Under a new Florida law, often referred to as the Red Flag law, people are being subjected to gun seizures based on nothing more than a request by law enforcement. The crux of the law is, if law enforcement suspect you are a danger to yourself or others. All this comes a result of the Parkland shooting and is part of the knee jerk reactions that usually occur after such a terrible event.
On the one hand, it was obvious the Parkland shooter should never have had a gun. He was contacted by LEO or school resources on numerous occasions. At the time, the state claims, there was no legal way to remove weapons from someone who is a clear danger. As a result, the Red Flag law was passed.
Under the current legislation law enforcement officials or family members can present a request to a judge for a temporary seizure of someone’s firearms. They must show due cause, in that the person is a danger to themselves or others, and a judge must sign it. The seizure is supposed to only be temporary but can last up to twelve months. If law enforcement makes the request, they are to make a good faith effort to inform immediate family of the such request.
Here is a list of the things that can have your firearms seized:
1. A recent act or threat of violence by the respondent against self or others, whether or not such violence or threat of violence involves a firearm.
2. An act or threat of violence by the respondent within the past 12 months, including, but not limited to, acts or threats of violence by the respondent against self or others.
3. A recurring mental health issue of the respondent.
4. A violation by the respondent of a protection order or a no contact order issued under s. 741.30, s. 784.046, or s.784.0485.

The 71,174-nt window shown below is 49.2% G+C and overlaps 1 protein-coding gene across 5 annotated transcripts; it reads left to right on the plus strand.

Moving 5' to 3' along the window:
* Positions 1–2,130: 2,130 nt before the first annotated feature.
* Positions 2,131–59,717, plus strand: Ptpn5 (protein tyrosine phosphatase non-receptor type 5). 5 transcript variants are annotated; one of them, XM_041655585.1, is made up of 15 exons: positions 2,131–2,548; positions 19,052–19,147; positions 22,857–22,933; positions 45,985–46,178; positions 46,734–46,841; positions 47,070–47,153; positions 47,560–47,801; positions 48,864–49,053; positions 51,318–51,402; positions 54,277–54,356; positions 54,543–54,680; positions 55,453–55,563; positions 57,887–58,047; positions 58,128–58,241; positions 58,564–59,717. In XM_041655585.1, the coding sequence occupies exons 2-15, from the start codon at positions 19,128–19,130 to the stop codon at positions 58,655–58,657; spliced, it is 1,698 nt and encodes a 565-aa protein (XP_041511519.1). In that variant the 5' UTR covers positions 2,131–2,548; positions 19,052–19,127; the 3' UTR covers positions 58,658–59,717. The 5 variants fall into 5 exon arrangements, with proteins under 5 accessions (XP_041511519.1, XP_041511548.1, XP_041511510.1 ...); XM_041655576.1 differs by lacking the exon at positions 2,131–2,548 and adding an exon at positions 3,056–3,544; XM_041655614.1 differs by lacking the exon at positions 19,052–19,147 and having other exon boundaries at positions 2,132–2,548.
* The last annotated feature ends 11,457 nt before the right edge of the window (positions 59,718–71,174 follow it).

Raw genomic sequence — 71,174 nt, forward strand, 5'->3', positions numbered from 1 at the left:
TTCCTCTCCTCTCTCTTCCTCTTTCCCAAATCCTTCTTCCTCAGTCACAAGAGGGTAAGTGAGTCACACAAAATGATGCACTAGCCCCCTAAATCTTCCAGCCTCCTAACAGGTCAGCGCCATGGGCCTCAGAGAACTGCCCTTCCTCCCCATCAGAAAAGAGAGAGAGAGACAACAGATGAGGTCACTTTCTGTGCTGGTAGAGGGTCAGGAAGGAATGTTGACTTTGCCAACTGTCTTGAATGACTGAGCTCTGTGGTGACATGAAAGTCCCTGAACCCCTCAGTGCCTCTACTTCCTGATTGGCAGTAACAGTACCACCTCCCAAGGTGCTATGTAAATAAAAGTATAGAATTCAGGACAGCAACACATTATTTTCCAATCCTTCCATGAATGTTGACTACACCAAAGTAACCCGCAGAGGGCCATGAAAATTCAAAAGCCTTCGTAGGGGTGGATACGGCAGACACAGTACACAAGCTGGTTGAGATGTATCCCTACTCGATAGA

5. A previous or existing risk protection order issued against the respondent.
6. A violation of a previous or existing risk protection order issued against the respondent.
7. A conviction of the respondent for a crime that constitutes domestic violence as defined in s. 741.28.
8. The respondent’s ownership, access to, or intent to possess firearms.
9. The unlawful or reckless use, display, or brandishing of a firearm by the respondent.
10. The recurring use of, or threat to use, physical force by the respondent against another person, or the respondent stalking another person.
11. An arrest, a plea of guilty or no contest, or a conviction of the respondent for a violent misdemeanor or felony offense.
12. Corroborated evidence of the abuse of controlled substances or alcohol by the respondent.
13. Evidence of recent acquisition of firearms by the respondent.
As you can see, there are a couple of things there that are a concern. The very fist thing says an act committed within the previous twelve months is sufficient. So, in other words, someone has a year to decide if they want to screw with you. Also, it states that drug and alcohol use can lead to this and the language is so open that it can be interpreted in almost any manner.
If such an order is served on you, you can under the law, submit one written request to have it lifted. But as such things are starting to work today, you have the burden to prove you are no longer a threat, it’s not innocent until proven guilty.
With everything that’s happening today, in regard to shootings, a law such as this is an understandable response, to a degree. While we need a vehicle to deal with people that are a danger to society, placing the burden of proof on the accused, is a slippery slope and one that’s ripe for abuse.
To date, approximately four hundred and fifty people have had their firearms seized under this law. That’s a surprising number to me, considering this is designed to prevent mass shootings. And while there are those that praise this move, there are not nearly that many people committing these types of crimes. So it makes me wonder what all these people have done and just how many of them were truly justified.